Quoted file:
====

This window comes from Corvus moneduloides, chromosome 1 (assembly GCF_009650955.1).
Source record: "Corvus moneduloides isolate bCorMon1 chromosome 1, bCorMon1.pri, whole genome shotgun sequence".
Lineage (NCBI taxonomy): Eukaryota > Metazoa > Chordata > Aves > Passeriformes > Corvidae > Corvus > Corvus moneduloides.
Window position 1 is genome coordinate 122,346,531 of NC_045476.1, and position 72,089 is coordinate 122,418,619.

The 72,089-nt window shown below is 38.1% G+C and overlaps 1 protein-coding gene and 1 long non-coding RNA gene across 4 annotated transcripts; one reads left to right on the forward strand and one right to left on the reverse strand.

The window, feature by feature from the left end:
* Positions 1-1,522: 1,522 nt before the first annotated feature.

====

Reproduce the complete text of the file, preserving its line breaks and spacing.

This window comes from Corvus moneduloides, chromosome 1 (assembly GCF_009650955.1).
Source record: "Corvus moneduloides isolate bCorMon1 chromosome 1, bCorMon1.pri, whole genome shotgun sequence".
Lineage (NCBI taxonomy): Eukaryota > Metazoa > Chordata > Aves > Passeriformes > Corvidae > Corvus > Corvus moneduloides.
Window position 1 is genome coordinate 122,346,531 of NC_045476.1, and position 72,089 is coordinate 122,418,619.

The 72,089-nt window shown below is 38.1% G+C and overlaps 1 protein-coding gene and 1 long non-coding RNA gene across 4 annotated transcripts; one reads left to right on the forward strand and one right to left on the reverse strand.

The window, feature by feature from the left end:
* Positions 1-1,522: 1,522 nt before the first annotated feature.